|11-18-2005 09:04 PM|
2 wire 14 gauge IS defiantly NOT 230 VAC...
Black and white are Neutral = white Black= 110 vac, and you must add a ground.
230 VAC in the make up box will look like this BLACK=110 RED=110 (DIFFERENT LEG) WHITE=NEUTRAL=NEUTRAL BUSS, GREEN=GROUND BUSS...
Pull the make up box on the compressor / motor and look at the inside cover plate, most usually have a diagram for 230 vac and 110 vac wiring on it. I assume the compressor may be wired either way..230/110..
The Plug you need (Wall and cord) is akin to a large window a/c unit..has 3 blades at a 45 (or so) degree angle..this is a 110 / 30 /40 or 50 amp plug..A standard 2 prong / ground plug is only 20 amps max, 15 usual..
You will also have to check or upgrade the romex going to that plug for proper gauge..and of course be sure the reset breaker is up to par with the load.
|11-18-2005 08:30 PM|
|Henry Highrise||Most 220 volt compressor motors have three wires..a red, a black , and a green. The red and the back are both hot (110 each) and the green is the ground. If your motor just has two 14 guage wires a white and a black, I would think it was a 110 instead of a 220. In any event you need to check and make sure before you try to hook it up.|
|11-17-2005 09:12 PM|
|zimaad||yeah, I agree. For max 30A, #10 wire is needed. It would fry #14 under a high load situation.|
|11-17-2005 07:15 PM|
|46chevyfleetline||IMO that is not a 230 volt compressor. If I read it right you said it had 2/14ga wires coming from it. That usually means 120vt @ 15 amps. Check out the plate on the motor and see what it says for volts and amps. If not too sure call an electrician. If you hook it up to the dryer outlet you could get some serious smokin' happenin'. With a 40 amp breaker its gonna do some damage before it blows. Good Luck and be safe. Afros are out!!!|
|11-17-2005 06:58 PM|
a compressor of the size you have likely draws 15-17amps, but calls for a 30A breaker due to startup load. I wouldn't mix and match wires. There are a lot of variables here..like how far is the run of wire, is the run going to be ouside, etc. How far is your breaker panel from the compressor site? Why not just wire it direct? That way you don't have to worry about the drying, plug, etc.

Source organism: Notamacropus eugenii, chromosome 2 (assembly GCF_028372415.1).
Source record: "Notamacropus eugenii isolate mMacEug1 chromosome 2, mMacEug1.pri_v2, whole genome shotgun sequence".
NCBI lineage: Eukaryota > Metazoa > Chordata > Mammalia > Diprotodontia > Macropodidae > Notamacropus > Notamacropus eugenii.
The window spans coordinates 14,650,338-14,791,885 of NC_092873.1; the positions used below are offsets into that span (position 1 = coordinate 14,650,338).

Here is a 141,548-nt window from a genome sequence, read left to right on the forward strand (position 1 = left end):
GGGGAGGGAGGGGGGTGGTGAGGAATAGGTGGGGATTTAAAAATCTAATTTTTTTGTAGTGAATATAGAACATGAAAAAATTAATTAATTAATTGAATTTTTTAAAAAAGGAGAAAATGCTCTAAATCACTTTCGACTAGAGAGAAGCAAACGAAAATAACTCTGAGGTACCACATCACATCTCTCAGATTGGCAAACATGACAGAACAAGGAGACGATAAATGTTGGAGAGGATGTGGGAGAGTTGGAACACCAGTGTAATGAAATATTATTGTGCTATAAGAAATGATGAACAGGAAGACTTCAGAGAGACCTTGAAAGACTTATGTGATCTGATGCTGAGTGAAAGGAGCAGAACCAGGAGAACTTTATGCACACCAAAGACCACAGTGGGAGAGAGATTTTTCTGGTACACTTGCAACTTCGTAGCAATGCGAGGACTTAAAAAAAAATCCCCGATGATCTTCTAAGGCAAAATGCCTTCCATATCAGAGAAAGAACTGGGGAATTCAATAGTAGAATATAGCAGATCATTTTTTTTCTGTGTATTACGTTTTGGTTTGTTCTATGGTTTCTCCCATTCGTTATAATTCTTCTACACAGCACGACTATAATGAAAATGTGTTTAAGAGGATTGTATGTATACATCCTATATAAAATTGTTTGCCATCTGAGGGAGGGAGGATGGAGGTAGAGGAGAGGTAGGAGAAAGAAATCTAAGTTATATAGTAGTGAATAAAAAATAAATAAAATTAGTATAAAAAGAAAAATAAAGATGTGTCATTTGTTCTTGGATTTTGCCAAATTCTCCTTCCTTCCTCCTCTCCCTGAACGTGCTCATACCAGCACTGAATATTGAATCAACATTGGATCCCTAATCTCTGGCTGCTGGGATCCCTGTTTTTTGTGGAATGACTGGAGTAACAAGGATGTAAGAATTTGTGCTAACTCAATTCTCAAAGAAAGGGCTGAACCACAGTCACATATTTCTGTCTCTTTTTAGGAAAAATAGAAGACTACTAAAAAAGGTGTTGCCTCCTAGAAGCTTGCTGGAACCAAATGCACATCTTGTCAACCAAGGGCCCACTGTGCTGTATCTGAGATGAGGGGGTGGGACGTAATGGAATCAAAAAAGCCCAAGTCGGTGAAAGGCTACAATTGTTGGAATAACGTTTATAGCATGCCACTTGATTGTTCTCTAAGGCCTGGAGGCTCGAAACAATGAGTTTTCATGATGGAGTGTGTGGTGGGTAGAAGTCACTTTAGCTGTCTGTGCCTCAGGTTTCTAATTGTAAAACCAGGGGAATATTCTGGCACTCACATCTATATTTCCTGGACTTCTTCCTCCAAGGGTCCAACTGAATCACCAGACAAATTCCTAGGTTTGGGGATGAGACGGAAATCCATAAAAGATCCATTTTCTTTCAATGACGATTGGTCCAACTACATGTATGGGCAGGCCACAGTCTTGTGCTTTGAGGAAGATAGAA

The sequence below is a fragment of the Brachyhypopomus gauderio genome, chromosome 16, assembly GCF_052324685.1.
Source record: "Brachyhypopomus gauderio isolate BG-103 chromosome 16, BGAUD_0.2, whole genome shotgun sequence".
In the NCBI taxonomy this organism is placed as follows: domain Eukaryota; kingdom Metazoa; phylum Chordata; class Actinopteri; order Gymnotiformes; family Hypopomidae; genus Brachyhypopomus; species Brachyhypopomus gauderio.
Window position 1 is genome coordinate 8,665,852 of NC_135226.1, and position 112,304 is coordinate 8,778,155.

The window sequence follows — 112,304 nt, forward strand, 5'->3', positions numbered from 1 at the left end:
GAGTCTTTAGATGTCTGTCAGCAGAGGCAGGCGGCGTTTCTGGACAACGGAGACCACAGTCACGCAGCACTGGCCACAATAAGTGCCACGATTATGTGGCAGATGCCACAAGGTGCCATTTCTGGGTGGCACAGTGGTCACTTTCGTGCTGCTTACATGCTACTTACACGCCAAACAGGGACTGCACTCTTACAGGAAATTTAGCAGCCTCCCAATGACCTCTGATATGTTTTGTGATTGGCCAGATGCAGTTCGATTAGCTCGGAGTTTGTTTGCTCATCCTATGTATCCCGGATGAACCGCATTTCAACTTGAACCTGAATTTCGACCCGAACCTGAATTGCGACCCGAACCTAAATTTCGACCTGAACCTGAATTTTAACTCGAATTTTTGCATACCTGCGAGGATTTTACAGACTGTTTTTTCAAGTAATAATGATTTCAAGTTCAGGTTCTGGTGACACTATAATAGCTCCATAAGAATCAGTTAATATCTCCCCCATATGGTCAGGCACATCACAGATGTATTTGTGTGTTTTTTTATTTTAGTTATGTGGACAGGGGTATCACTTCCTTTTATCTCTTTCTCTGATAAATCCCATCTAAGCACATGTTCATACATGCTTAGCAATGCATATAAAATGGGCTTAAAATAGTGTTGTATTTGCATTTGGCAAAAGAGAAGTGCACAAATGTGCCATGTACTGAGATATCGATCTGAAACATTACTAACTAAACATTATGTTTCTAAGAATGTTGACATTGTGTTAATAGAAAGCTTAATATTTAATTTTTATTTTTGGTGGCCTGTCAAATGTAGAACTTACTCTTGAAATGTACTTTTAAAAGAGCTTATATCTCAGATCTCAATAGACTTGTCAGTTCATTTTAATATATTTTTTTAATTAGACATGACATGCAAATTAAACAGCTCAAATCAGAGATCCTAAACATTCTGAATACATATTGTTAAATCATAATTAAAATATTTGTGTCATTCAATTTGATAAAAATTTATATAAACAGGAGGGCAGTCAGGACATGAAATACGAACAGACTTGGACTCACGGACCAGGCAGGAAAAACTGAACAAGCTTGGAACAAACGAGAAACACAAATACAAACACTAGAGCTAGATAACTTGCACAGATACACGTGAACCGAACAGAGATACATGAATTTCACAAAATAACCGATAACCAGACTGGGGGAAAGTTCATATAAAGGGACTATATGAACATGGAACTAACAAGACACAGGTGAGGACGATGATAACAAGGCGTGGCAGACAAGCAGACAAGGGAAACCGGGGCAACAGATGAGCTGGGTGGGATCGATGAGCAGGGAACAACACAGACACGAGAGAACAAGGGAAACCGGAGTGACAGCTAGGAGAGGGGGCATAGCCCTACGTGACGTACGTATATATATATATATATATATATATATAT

|11-16-2005 10:30 PM|
|oldred||If the supply wire is 8 ga you should have no problem but MAKE SURE YOU HAVE THAT THING GROUNDED!! I always recommend enlisting the help of a pro who can look at this first hand just for safety sake. I am not saying I think you can't do this but to try and get advice from afar can be dangerous since it is all to easy to misunderstand unless one is there to look it over and with electricity being as unforgiving as it is the risk is too great. If you do it yourself please have someone with experience to look it over before turning on the power. If you have 8 ga wire coming from the breaker then you probably have a heavy breaker with the potential to cause some real damage if you make a mistake.|
|11-16-2005 10:29 PM|
220V should have 3 wires coming off of it. As you need two hot and one ground to supply you with 220V.
What is the AMP rating of the compressor? usually 15 to 17 Amps
Dryer plug is what 30Amp maybe 40Amp? If you have a problem with the motor you will not trip the breaker until it's too late.
|11-16-2005 10:15 PM|
Wiring my 230v compressor......
First off I am no electrician! So I recently bought a 60 gallon 6.5hrs for cheap, I planned on running a small extension chord to my dryer outlet. The compressor has 2-14 gauge wires coming off of it white and a black, I was wondering if it would be alright to hook my 8 gauge wires to the 14g with wire nuts? does this make sense?